Extending the Olive Branch — A Sweet Story

By Allison Fishman

Published November 10, 2006, issue of November 10, 2006.

Home cooks who are kosher have relied on margarine, or “Marge,” as she’s often called, as a kitchen staple for years. She’s helped us make pareve cakes to enjoy after a roast chicken on the Sabbath, and has provided us with countless cookies and kugels on the holidays.

But butter’s twin has let us down. Public health advocates have been clamoring about the downsides of trans fat in our diets, linking it to heart disease, cancer, accelerated aging and degenerative changes in tissues. Unfortunately, traditional margarine is a source of trans fat, created when liquid oils are hardened into a solid spread. “Trans fat, according to the latest information, is the worst kind of fat, because not only does it raise bad cholesterol, it lowers good cholesterol,” said Elizabeth Fassberg, a registered dietician who owns the Manhattan-based nutrition consulting company Eat Food. A modern home cook with concerns for the health of his or her family, as well as a desire to provide delicious, satisfying meals, can’t help but feel guilty when reaching for a stick of margarine these days. So what’s a kosher host to do? Rely on poached fruit and fat-free baked goods? Pshaw. Enter your new baking buddy, “Olive,” the darling of the nutrition community. “It cuts down on saturated fat and cholesterol, and contains natural anti-oxidants like vitamin E,” said Rose Malindretos, education and communications director for the high-end olive oil retailer O & Co., which has shops throughout the world.

Home cooks are often resistant to using olive oil in sweet desserts because of concerns about an added undesirable olive flavor. Fortunately, a variety of olive oils are sold in grocery stores today — ranging from the distinctive and flavorful extra-virgin to the less assertive virgin and light olive oils — that are ideal for baking. To use olive oil in place of margarine, simply substitute three quarters of a cup of olive oil wherever recipes call for one cup of margarine.

“Cooking with a light olive oil [is] similar to cooking with canola, corn or vegetable oil; however, you receive the health benefits of olive oil, because it’s a mono-unsaturated oil,” said Rachel Stern, a registered dietician. “If I were using it in a cake, I would use olive oil in a recipe that already calls for oil, like a banana bread or applesauce bread. With a strongly flavored cake, like cinnamon or chocolate, use the light olive oil and the olive flavors will not be apparent.” If you’d like to showcase the olive flavor in a savory cookie or biscotti — a nice way to compliment an after-dinner port, roasted nuts or dried fruit — pick a rich, fruity extra-virgin olive oil.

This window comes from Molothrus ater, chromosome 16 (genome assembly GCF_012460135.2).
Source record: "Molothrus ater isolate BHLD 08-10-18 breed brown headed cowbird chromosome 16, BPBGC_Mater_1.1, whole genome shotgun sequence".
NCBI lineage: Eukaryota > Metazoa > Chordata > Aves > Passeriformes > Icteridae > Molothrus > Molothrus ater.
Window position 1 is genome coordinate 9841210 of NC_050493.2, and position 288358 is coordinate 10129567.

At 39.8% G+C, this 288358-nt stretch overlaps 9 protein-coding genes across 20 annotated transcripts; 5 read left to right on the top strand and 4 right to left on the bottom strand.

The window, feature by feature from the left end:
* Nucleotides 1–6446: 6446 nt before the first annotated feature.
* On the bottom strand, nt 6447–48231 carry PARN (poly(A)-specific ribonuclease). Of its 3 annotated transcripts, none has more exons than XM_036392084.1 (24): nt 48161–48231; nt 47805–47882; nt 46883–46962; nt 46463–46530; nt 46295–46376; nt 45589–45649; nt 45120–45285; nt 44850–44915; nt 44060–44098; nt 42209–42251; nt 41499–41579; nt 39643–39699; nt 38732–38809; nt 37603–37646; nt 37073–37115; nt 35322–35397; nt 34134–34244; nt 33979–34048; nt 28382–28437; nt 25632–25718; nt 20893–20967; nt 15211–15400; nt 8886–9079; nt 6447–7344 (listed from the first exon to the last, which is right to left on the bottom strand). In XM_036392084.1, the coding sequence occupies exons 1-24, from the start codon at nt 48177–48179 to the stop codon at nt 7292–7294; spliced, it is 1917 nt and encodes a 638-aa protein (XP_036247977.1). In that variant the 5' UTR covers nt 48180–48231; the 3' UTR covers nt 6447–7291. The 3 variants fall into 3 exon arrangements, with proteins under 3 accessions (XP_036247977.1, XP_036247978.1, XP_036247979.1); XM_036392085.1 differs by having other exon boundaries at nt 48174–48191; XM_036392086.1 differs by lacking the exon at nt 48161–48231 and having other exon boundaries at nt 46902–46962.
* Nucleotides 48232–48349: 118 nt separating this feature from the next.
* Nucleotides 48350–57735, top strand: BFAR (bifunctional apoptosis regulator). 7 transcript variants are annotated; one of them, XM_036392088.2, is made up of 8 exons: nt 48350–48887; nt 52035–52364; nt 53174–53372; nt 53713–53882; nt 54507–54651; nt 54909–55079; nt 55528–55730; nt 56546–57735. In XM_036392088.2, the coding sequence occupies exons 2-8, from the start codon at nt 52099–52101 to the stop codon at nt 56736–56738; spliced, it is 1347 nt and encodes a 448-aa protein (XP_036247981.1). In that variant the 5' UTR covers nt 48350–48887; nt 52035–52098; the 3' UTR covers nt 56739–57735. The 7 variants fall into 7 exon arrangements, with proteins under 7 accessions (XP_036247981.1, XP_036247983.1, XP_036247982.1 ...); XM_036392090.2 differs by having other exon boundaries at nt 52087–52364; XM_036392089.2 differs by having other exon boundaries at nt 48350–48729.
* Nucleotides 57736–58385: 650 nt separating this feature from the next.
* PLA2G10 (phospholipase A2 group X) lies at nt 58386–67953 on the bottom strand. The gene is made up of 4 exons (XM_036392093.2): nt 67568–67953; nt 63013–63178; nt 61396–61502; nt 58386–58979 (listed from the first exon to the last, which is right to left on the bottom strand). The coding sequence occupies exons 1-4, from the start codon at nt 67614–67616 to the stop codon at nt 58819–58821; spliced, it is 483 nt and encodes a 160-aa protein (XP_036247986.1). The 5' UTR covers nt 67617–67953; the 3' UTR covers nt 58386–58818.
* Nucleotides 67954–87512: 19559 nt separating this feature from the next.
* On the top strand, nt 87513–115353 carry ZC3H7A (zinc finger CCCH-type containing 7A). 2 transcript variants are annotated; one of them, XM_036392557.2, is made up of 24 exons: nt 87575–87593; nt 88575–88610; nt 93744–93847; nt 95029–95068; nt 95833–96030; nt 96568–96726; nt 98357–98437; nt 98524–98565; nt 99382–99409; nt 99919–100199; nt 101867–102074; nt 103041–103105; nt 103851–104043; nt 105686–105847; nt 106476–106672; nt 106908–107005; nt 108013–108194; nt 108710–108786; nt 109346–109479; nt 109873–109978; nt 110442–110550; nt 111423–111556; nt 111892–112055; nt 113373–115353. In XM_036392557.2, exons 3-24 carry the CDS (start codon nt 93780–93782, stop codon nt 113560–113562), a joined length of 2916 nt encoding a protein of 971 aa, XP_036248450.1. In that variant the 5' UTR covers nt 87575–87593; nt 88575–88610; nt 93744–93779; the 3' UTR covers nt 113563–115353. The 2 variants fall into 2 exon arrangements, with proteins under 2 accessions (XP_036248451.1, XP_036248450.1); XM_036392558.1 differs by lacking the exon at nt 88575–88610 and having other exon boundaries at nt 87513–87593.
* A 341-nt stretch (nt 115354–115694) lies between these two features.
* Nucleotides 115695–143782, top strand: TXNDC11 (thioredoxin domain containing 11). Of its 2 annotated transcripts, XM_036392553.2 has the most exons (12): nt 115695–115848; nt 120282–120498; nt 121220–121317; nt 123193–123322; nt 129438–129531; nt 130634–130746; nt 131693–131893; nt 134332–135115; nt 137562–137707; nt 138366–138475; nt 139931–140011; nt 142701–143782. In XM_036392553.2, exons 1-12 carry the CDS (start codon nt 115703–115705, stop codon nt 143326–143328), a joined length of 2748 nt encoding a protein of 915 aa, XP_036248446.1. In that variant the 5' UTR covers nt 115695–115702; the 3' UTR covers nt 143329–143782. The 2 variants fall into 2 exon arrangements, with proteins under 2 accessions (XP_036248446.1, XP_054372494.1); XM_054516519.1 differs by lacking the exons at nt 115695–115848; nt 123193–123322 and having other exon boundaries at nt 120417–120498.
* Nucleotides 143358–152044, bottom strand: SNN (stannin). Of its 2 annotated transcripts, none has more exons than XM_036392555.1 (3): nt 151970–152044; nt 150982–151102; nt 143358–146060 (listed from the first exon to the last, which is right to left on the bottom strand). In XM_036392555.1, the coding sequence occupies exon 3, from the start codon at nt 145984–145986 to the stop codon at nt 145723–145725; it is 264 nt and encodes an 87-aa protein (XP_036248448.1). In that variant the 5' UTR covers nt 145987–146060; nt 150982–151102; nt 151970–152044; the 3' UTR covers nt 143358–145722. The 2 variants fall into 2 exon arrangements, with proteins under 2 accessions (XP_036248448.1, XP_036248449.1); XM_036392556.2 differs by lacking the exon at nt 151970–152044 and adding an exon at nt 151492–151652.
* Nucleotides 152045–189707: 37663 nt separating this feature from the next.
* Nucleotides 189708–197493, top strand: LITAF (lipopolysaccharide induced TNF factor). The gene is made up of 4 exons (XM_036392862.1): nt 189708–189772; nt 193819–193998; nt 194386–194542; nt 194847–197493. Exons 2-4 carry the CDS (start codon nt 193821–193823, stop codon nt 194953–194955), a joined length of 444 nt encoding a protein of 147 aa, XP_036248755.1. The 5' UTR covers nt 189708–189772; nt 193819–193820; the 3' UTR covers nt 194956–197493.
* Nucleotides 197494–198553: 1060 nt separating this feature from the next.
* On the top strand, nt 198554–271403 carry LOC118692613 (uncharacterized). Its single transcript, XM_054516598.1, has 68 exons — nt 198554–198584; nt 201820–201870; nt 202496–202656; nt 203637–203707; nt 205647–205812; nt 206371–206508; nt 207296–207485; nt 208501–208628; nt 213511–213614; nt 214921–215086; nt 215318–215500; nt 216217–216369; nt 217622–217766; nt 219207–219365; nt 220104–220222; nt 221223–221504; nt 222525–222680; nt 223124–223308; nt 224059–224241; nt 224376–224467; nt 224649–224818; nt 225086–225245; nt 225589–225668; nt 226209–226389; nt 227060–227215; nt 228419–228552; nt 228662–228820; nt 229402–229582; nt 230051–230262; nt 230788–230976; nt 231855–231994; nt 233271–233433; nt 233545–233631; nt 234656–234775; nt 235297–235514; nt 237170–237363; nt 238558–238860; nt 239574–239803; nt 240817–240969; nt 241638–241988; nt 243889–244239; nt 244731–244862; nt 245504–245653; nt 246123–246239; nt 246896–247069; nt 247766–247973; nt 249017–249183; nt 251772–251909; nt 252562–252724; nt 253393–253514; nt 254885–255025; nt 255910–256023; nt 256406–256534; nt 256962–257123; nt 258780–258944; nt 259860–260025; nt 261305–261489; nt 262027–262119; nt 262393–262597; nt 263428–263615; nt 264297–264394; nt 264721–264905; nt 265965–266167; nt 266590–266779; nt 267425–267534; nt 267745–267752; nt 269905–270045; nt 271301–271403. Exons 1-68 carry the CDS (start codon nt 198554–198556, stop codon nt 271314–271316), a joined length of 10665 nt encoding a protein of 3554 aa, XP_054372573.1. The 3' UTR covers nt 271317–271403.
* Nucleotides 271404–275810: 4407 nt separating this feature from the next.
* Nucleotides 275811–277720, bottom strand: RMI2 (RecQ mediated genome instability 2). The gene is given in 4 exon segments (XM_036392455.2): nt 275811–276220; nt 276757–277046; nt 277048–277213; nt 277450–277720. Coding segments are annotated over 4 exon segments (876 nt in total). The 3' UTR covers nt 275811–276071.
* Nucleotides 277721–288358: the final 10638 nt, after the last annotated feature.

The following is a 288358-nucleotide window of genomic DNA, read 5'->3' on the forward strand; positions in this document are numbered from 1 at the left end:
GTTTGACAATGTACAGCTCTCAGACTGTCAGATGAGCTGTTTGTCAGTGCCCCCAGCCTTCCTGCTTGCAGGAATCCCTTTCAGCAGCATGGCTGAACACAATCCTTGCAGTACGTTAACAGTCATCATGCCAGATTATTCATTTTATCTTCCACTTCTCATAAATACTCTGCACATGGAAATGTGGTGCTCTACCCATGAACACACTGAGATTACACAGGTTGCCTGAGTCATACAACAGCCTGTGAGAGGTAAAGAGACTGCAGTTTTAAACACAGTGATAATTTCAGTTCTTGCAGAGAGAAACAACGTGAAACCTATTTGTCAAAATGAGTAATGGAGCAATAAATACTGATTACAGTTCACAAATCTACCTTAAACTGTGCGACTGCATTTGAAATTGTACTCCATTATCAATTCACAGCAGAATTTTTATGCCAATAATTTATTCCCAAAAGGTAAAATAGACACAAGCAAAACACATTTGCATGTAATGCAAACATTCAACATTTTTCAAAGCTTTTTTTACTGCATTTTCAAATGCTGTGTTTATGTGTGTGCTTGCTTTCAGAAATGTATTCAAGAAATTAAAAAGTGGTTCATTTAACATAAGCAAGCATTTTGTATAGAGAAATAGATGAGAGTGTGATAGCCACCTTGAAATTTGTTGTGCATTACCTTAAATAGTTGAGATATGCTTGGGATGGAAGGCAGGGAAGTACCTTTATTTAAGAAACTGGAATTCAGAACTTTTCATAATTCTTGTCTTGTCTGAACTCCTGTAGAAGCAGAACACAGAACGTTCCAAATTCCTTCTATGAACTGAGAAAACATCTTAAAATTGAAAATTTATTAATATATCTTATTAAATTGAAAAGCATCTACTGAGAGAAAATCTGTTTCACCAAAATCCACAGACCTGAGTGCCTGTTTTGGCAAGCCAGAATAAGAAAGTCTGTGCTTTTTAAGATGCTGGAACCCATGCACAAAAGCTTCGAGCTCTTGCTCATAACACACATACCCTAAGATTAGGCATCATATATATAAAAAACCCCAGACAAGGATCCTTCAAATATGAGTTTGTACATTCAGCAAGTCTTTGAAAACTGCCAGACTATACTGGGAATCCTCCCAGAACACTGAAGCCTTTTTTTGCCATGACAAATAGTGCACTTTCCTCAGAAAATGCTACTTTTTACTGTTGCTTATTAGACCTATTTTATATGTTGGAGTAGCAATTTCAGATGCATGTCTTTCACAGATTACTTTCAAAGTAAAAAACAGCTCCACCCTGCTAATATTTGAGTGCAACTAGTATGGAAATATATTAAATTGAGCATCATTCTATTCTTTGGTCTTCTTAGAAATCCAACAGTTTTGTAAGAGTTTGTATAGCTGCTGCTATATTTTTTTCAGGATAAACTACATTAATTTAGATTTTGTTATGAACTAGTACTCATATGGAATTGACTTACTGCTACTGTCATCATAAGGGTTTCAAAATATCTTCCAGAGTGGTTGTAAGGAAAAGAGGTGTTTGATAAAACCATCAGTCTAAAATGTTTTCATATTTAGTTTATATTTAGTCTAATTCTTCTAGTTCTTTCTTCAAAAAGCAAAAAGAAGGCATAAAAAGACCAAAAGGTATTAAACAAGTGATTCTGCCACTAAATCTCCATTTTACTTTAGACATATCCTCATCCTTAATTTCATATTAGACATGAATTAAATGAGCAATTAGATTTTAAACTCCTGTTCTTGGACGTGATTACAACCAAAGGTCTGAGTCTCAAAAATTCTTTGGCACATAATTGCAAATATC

Baking with olive oil may seem like a new trend, but it’s margarine that was invented within the past 200 years; olive oil has been around since the cultivation of the olive tree. “Olive oil has been associated with baking for ages, especially in the Mediterranean,” Malindretos said. “I grew up on Crete, where they really don’t use butter, even for baking. We make cookies with olive oil, cakes with olive oil, even fry our eggs in olive oil.”

Here are two recipes created by the author that are perfect ways for both kosher and nonkosher bakers to put olive oil to the test:

Try this cake with sautéed blueberries or with a puréed raspberry sauce. Toast leftovers for an indulgent breakfast.

Lemon-Cornmeal Pound Cake

Makes one loaf

1 cup cornmeal

1 cup flour

1⁄2 teaspoon baking powder

1⁄2 teaspoon salt

6 large eggs

11⁄4 cup sugar

2 tablespoons finely grated lemon zest

1 teaspoon vanilla

1 cup olive oil

Preheat oven to 350 degrees. Coat a large loaf pan with oil, and dust with flour. Shake out excess, and set aside.

In a medium bowl, whisk together cornmeal, flour, baking powder and salt. In a large bowl, combine eggs and sugar; use a handheld mixer to beat until mixture has tripled in volume, about four minutes. Once eggs have increased in volume, mix in lemon zest and vanilla. Gently incorporate one third of flour mixture alternatively with 1⁄2 cup of olive oil. Repeat with remaining flour and olive oil, finishing with flour mixture. Be careful not to over-mix.

Pour into prepared loaf pan and bake for about an hour, or until a cake tester or a blade of a knife comes out clean. Cool in pan for 10 minutes. Remove, and allow to cool completely on a rack. Slice, and serve.
This moist, simple cake is almost too easy to make. Try it with tea as a midday snack, or dusted with powdered sugar for a special dessert.

Chocolate Chocolate Chip Olive Oil Cake

Serves 12 to 16

21⁄2 cups all-purpose flour

11⁄2 cups sugar

1 cup unsweetened cocoa powder

2 teaspoons baking soda

1⁄2 teaspoon salt

2 cups water

3⁄4 cup olive oil

2 tablespoons white vinegar

1 teaspoon vanilla extract

11⁄2 cups bittersweet chocolate chips

Preheat oven to 350 degrees. Coat a large loaf pan with oil, and dust with flour. Shake out excess, and set aside.

In a large mixing bowl, whisk together flour, sugar, cocoa powder, baking soda and salt. Pour in water, olive oil, vinegar and vanilla; mix just until smooth. Stir in chocolate chips.

Pour batter into prepared pan. Bake for 50 minutes, or until toothpick inserted into the center of cake comes out clean. Cool in pan, on a cooling rack until cool enough to cut. Serve warm or at room temperature; do not refrigerate.

Allison Fishman is the founder of The Wooden Spoon, a private cooking school, and co-host of TLC’s “Home Made Simple.”



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